Post # 1
I’m doing my own centerpieces for a reception (will post pics later, because they will bestunning). I could have spent money on a professional, but it would have been exorbitant — plus none of the florists I spoke to could do really spectacular centerpieces that I am after (very tall, with light effects, etc). Plus, my theme is blue, so I need blue flowers and florists I spoke to were shirking from that.
So, I’m doing my own thing and here is my question — since blue roses don’t exist, I was going to color white roses. So, I planned to put blue food dye into water and leave the white roses in the solution overnight. Question: Will I kill my flowers? If I wake up the day of the event and my blue roses are dead because I killed them with dye — what do I do? Anyone has any experience in dying flowers!
Thanks so much in advance (and sorry for lengthy Q)!
Post # 3
Not sure if this works with roses, but I know it does with carnations. Perhaps someone else has more expertise, but if not, why not do a test? Buy a few different types of flowers from the supermarket or florist and try it. Are you totally set on roses? It seems like it would be easier to pick a flower that’s already blue..
Post # 4
I also suggest doing a test run. I know that if you use different colored liquid fertilizer on hydrangeas, they will be the color of the fertilizer. And it is true about the carnations. I am not sure about roses though.
Post # 5
I just did a google search with “food coloring roses” and a bunch of instructions came up. You might want to check into those.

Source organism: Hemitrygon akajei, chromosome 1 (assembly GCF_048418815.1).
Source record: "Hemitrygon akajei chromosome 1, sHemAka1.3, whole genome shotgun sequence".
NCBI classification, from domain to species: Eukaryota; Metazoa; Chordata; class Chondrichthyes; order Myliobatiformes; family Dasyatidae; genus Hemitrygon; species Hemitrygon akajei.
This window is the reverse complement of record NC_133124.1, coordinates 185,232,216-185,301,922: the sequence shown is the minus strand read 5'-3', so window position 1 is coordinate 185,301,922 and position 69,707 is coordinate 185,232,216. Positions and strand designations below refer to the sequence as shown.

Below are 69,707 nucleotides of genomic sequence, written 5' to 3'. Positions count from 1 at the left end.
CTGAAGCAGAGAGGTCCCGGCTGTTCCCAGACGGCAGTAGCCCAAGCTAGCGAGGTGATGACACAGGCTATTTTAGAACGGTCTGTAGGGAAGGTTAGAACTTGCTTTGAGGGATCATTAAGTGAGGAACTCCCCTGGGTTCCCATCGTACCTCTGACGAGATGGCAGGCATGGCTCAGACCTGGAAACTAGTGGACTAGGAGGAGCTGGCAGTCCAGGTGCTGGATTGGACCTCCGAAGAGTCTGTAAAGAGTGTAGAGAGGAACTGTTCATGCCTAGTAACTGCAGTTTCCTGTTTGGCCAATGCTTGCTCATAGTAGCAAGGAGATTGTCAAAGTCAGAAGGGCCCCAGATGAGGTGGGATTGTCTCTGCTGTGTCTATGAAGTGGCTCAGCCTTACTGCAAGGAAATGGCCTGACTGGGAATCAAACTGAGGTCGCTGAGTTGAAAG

Post # 6
Thanks ladies. Noritake, you’re absolutely right! I went today and bought a bunch of white roses and dye for test run. I will let you know tomorrow what it does in 24h (cuz that’s all the time I will have for the real deal).
Post # 7
One area I used to live had a grocery that sold dyed blue and purple roses year round. The dye does not kill them. They’re already running on a very short time span as it is once they are cut from the bush as technically they are already dead at that point, so placing the stems in food coloring will not cause any further harm and they will wilt at the same rate that a natural non-dyed rose will. The only thing it will do is change the color of the flower (and the stems/leaves). Make sure to cover the ends that are cut so that the dye does not stain your dress. Contrary to popular belief, that is one of the only times you will risk staining a dress or other fabric, though many venues want you to believe otherwise that just looking at one will stain everything in sight.